Over the years that I’ve written for QSaltLake and worked and fought for this community, the question I hear most frequently is, “Why?” This, our annual Allies issue, seems like the most appropriate place to answer that question.

I’ve always had a basic belief that all people are equal and, as such, are entitled to equal treatment under the law. It was nearly five years ago when that belief became a passion and I took that step from being a supporter to becoming an ally.

I was scrambling to write a column, as my editor had just killed my first one (long story). I ended up at Thanksgiving Point for the “Sacred Ground” event — the conservative response to the Common Ground Initiative that was proposed at the Utah State Legislature. The first thing that hit me was the mass of private security being employed to make sure the protesters were kept off the property. The second, and by far most impacting, was the content of the speeches.

Here we were, in the 21st century, and elected officials, candidates and opinion leaders were openly promoting legal means of discrimination and oppression of a people — based solely on their sexual orientation. I was flabbergasted, to say the least. I’ve traveled the country for years and I’ve seen racism, I’ve seen discrimination, I’ve seen bigotry, but I had never imagined that such blatant ignorance and hatred would not only be promulgated by social and political leaders, but that it would also draw very real public support.

I wrote a column about this travesty and how disappointed I was in our society that we would allow elected officials to perpetuate discrimination and bigotry in this day and age. Again, my editor declined, citing that his readership “doesn’t care about gay issues.”  I published the column on my blog where it was discovered by QSaltLake and re-published.  The rest, as they say, is history.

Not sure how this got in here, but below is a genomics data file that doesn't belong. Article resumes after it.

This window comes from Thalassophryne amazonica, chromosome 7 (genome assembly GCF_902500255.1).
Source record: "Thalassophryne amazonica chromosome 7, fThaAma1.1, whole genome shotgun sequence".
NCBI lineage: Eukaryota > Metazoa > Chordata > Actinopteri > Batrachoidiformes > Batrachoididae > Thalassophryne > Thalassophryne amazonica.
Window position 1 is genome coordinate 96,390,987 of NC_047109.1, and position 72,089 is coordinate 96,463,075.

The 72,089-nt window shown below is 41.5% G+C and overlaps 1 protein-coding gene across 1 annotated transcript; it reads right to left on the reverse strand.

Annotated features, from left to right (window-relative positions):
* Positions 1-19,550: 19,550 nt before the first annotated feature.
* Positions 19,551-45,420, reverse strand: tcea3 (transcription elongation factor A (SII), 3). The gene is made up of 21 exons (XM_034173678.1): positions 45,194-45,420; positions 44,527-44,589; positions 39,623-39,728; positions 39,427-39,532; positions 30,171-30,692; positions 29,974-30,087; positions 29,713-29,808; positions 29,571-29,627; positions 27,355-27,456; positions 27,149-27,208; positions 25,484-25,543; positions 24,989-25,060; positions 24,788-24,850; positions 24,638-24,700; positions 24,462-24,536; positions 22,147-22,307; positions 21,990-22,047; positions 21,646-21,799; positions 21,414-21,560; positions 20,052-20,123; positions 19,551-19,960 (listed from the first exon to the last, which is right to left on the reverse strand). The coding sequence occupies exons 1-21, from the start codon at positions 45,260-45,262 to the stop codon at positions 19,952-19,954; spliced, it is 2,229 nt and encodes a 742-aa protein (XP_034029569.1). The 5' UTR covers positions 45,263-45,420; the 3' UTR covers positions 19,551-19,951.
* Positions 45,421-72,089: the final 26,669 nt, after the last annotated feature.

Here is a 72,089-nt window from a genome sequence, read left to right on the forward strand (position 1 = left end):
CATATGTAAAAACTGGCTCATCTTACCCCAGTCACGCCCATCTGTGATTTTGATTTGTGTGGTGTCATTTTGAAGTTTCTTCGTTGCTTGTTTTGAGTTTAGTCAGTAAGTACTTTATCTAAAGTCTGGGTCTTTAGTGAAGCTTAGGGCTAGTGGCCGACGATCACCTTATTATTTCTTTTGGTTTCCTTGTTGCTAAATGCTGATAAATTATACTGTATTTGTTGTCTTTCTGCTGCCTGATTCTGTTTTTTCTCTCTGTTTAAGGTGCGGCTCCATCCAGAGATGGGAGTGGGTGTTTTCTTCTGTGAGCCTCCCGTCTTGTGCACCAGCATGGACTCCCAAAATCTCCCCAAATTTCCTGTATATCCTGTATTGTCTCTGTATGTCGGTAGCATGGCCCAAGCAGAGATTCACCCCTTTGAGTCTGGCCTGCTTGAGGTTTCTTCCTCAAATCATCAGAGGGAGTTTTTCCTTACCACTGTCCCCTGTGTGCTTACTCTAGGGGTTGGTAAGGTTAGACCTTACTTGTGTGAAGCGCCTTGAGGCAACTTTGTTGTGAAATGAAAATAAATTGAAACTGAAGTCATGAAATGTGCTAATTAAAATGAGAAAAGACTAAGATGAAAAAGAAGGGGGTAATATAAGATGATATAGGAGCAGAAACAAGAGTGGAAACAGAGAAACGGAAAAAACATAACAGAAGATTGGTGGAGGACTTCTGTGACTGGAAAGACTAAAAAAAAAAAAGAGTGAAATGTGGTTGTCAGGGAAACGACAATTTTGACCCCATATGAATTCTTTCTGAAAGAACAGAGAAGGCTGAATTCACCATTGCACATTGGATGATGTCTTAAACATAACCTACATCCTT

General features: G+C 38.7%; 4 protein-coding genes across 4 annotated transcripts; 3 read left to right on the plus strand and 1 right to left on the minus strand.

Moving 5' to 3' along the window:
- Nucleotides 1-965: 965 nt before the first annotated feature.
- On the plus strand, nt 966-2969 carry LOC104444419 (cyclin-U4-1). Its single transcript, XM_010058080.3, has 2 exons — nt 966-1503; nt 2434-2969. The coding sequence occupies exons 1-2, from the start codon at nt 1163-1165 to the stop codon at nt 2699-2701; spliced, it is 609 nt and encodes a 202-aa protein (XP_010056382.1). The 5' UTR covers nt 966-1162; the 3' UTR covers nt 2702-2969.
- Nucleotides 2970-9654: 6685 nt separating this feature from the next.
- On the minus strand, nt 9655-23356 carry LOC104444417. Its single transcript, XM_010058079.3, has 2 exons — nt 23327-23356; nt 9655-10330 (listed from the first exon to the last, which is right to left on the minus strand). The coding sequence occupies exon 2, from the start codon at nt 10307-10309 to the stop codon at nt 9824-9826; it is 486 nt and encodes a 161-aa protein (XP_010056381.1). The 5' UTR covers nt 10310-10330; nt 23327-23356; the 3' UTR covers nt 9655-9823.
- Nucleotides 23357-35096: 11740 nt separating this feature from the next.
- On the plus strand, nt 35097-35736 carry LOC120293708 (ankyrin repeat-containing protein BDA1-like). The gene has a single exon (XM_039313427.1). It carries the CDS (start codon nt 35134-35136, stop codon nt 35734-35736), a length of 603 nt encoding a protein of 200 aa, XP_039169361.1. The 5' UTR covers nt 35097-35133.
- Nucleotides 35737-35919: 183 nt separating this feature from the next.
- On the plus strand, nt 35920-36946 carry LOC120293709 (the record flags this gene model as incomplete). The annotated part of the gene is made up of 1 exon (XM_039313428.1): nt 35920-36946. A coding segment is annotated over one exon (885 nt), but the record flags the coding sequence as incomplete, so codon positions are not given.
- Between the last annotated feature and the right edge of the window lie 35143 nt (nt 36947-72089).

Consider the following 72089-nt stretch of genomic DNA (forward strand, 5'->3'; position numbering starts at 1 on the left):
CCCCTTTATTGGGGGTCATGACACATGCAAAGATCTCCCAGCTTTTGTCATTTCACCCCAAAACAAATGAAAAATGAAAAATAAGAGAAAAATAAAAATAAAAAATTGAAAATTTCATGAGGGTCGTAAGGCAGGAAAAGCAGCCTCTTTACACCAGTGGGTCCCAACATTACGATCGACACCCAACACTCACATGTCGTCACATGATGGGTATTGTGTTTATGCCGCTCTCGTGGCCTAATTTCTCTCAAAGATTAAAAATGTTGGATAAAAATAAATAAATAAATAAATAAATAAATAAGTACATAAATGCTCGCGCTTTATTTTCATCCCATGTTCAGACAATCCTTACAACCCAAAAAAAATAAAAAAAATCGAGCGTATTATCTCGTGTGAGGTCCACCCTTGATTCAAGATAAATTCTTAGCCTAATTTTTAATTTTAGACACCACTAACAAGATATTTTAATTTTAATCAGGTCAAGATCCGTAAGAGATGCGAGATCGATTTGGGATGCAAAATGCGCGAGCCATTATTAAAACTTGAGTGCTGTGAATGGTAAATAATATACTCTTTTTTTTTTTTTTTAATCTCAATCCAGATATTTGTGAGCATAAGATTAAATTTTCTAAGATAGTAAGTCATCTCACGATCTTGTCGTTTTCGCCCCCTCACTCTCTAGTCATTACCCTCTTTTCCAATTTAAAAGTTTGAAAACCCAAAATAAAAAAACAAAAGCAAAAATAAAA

In the time I’ve been writing for QSaltLake I have become increasingly active in the struggle for equality in Utah.  Equality very quickly changed from an intellectual pursuit to a very personal one. I came to know the people of this community, and came to love them. When you put a face on an issue you tend to lose that distance and objectivity; the love, the triumphs, the defeats, fears and pains all become very personal.

For me, this has become very personal. The people of this community aren’t a faceless group of people being oppressed. You are my friends, people whom I love and respect, and your pain is my pain.

We have a world to change. I’m not going to change it, I hold to no delusions of grandeur about that. I’ve been at this for far too long for that. What I do believe, however, is that the world is going to change. It’s going to change when we teach enough people that together they have the power to change it.

I teach my children. I hope they see from my example that every voice matters. I want them to learn that it is not just their right, but also their responsibility to stand up in the face of injustice, to fight for the betterment of us all. I’m not going to change the world, but maybe one of them will.

Our society has a nasty habit of revolving discrimination. The more we evolve, the more we perpetuate a cycle; there’s always one group of people that finds itself on the outside. This is the cycle we need to break, and what I see in this community gives me hope that when we end the discrimination against our LGBT brothers and sisters, we will not just push it on another group, we will break that cycle.

I’m an ally, not because I believe in gay rights or marriage equality, but because I believe in human rights and full equality.

 

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About the Author

Bob Henline

Bob Henline

Bob Henline is the Assistant Editor of QSalt Lake Magazine, as well as a columnist and social/political activist and amateur chef.

Comments

  1. JM Bell
    August 23, 2013 at 7:24 pm

    Nice arrangement of words, Bob.

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